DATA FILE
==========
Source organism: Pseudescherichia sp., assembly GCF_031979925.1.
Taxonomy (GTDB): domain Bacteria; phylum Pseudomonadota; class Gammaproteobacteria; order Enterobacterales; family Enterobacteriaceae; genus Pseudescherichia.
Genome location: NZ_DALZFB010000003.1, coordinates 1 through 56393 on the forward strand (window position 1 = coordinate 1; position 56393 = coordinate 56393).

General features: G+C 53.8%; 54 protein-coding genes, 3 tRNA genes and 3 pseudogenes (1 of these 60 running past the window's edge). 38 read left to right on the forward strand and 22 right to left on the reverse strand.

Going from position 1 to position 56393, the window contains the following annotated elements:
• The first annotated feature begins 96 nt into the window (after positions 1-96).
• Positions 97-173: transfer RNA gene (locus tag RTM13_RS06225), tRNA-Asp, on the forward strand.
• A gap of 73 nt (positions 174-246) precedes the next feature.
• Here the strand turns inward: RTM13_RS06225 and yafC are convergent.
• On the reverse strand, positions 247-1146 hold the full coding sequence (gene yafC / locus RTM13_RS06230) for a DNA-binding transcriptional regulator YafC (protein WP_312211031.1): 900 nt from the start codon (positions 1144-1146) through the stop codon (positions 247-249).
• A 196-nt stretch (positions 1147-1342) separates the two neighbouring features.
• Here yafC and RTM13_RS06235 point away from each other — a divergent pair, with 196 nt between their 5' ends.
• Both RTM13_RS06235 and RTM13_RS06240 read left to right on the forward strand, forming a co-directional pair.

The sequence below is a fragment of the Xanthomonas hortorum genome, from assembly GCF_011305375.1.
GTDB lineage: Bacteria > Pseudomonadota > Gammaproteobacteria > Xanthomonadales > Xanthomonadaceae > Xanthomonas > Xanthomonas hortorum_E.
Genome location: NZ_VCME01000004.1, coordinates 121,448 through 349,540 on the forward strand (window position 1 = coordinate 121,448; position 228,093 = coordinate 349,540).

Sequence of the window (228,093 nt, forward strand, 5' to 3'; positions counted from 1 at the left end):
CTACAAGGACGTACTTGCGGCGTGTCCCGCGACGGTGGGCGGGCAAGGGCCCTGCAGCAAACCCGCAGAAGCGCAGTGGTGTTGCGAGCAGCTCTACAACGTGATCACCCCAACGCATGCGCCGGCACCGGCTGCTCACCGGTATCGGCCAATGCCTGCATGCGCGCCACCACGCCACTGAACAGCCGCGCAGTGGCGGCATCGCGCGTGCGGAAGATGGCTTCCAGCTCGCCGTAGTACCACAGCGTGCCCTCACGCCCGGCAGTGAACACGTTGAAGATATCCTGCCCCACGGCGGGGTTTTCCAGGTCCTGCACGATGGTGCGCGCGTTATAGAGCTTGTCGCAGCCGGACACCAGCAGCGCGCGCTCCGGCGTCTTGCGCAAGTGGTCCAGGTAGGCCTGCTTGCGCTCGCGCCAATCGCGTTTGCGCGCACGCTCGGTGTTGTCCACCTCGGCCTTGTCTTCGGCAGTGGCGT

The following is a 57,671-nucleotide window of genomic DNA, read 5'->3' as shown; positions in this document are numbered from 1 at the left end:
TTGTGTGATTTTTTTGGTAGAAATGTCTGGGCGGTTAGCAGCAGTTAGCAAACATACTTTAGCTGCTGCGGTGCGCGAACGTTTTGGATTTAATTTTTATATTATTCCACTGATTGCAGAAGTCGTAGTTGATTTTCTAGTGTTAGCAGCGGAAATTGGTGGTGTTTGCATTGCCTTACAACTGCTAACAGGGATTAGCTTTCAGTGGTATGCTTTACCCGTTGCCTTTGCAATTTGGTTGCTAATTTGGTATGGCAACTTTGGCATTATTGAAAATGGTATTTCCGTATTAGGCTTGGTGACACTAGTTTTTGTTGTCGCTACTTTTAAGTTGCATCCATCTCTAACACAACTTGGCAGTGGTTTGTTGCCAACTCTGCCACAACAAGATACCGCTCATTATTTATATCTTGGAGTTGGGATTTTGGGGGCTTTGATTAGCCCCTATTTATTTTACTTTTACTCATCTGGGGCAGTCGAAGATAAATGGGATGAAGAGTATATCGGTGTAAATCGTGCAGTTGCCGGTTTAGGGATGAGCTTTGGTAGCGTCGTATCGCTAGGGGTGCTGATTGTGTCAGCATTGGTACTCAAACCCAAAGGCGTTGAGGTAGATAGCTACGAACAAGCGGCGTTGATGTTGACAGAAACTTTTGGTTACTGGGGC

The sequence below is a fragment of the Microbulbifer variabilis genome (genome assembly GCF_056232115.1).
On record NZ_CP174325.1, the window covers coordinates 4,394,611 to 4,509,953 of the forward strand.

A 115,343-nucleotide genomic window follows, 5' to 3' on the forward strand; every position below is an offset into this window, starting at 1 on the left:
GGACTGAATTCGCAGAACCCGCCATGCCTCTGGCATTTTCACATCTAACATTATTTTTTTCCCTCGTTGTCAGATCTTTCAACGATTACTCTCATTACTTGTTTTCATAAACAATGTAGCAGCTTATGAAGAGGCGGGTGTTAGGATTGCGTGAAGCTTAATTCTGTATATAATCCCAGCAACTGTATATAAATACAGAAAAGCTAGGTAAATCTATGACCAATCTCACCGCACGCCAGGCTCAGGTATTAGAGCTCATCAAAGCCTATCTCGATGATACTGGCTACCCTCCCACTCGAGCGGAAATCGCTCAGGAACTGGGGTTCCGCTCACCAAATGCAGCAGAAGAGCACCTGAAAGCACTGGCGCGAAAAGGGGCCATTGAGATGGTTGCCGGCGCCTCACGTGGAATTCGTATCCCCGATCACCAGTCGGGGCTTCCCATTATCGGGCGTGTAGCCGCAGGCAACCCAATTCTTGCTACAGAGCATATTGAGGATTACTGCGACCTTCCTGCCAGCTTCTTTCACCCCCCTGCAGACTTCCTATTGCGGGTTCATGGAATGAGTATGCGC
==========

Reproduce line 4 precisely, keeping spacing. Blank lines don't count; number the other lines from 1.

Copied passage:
General features: G+C 53.8%; 54 protein-coding genes, 3 tRNA genes and 3 pseudogenes (1 of these 60 running past the window's edge). 38 read left to right on the forward strand and 22 right to left on the reverse strand.